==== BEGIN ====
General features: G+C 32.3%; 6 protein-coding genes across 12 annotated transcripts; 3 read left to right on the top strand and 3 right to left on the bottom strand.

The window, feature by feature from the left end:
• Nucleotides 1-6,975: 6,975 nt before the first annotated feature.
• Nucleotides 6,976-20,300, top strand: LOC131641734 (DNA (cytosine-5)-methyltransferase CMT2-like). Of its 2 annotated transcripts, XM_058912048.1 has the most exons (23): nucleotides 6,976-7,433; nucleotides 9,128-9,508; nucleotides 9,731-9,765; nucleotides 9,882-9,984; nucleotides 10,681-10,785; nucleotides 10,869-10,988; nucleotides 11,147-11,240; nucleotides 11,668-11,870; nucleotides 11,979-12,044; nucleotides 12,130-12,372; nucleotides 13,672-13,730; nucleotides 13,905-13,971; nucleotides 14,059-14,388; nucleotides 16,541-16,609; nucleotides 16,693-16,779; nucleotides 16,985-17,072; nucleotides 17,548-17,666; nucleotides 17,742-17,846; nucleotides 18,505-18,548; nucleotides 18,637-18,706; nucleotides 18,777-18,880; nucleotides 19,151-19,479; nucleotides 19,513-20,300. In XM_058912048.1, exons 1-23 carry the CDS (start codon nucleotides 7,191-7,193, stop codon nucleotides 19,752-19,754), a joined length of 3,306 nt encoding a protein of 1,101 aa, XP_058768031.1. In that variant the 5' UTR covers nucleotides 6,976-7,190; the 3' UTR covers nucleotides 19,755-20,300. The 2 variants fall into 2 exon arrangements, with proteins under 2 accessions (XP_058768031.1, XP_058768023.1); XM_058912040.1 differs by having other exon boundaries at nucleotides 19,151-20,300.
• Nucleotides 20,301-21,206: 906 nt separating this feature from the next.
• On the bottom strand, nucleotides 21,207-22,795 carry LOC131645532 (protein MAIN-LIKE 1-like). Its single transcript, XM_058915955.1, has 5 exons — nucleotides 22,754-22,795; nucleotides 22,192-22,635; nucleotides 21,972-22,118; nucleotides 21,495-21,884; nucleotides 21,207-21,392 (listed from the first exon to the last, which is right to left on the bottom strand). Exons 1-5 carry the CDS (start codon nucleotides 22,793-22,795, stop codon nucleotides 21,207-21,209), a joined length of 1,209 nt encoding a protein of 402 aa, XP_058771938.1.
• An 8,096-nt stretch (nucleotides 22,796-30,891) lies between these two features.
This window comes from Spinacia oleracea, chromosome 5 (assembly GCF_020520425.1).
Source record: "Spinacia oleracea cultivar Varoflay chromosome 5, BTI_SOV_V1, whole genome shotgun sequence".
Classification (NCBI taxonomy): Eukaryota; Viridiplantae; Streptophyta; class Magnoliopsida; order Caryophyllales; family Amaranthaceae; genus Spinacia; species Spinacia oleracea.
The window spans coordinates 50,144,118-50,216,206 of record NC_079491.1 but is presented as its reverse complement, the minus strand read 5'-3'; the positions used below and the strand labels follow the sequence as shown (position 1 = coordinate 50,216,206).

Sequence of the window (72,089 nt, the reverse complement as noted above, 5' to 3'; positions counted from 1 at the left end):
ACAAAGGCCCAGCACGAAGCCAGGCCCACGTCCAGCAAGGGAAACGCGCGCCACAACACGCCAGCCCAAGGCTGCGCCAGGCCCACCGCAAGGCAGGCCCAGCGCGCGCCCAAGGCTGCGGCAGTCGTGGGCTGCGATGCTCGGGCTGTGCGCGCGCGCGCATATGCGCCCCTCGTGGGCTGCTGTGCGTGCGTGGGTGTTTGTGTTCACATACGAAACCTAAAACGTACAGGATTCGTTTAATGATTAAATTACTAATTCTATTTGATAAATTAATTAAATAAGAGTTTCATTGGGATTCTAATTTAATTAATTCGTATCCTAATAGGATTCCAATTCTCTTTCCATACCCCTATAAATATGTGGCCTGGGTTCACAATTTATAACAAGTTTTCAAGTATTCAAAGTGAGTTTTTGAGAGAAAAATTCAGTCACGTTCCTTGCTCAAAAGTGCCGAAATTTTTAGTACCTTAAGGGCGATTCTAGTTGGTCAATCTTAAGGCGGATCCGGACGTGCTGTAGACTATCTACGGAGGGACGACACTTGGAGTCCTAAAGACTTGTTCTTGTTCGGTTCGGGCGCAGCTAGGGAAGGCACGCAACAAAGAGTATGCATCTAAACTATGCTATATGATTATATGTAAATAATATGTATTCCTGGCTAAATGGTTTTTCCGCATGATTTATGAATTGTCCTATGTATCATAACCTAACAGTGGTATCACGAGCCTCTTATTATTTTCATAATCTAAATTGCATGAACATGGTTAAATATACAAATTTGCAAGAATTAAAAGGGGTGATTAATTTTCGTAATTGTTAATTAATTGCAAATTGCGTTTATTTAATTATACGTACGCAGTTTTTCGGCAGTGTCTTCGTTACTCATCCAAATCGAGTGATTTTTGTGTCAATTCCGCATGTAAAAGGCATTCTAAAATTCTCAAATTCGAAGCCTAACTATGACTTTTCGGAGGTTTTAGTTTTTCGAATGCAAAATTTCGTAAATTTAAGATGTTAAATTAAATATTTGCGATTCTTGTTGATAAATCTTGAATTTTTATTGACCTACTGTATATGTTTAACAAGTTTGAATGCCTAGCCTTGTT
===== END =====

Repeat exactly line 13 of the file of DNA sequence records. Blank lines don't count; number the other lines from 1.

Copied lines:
ACAAAGGCCCAGCACGAAGCCAGGCCCACGTCCAGCAAGGGAAACGCGCGCCACAACACGCCAGCCCAAGGCTGCGCCAGGCCCACCGCAAGGCAGGCCCAGCGCGCGCCCAAGGCTGCGGCAGTCGTGGGCTGCGATGCTCGGGCTGTGCGCGCGCGCGCATATGCGCCCCTCGTGGGCTGCTGTGCGTGCGTGGGTGTTTGTGTTCACATACGAAACCTAAAACGTACAGGATTCGTTTAATGATTAAATTACTAATTCTATTTGATAAATTAATTAAATAAGAGTTTCATTGGGATTCTAATTTAATTAATTCGTATCCTAATAGGATTCCAATTCTCTTTCCATACCCCTATAAATATGTGGCCTGGGTTCACAATTTATAACAAGTTTTCAAGTATTCAAAGTGAGTTTTTGAGAGAAAAATTCAGTCACGTTCCTTGCTCAAAAGTGCCGAAATTTTTAGTACCTTAAGGGCGATTCTAGTTGGTCAATCTTAAGGCGGATCCGGACGTGCTGTAGACTATCTACGGAGGGACGACACTTGGAGTCCTAAAGACTTGTTCTTGTTCGGTTCGGGCGCAGCTAGGGAAGGCACGCAACAAAGAGTATGCATCTAAACTATGCTATATGATTATATGTAAATAATATGTATTCCTGGCTAAATGGTTTTTCCGCATGATTTATGAATTGTCCTATGTATCATAACCTAACAGTGGTATCACGAGCCTCTTATTATTTTCATAATCTAAATTGCATGAACATGGTTAAATATACAAATTTGCAAGAATTAAAAGGGGTGATTAATTTTCGTAATTGTTAATTAATTGCAAATTGCGTTTATTTAATTATACGTACGCAGTTTTTCGGCAGTGTCTTCGTTACTCATCCAAATCGAGTGATTTTTGTGTCAATTCCGCATGTAAAAGGCATTCTAAAATTCTCAAATTCGAAGCCTAACTATGACTTTTCGGAGGTTTTAGTTTTTCGAATGCAAAATTTCGTAAATTTAAGATGTTAAATTAAATATTTGCGATTCTTGTTGATAAATCTTGAATTTTTATTGACCTACTGTATATGTTTAACAAGTTTGAATGCCTAGCCTTGTT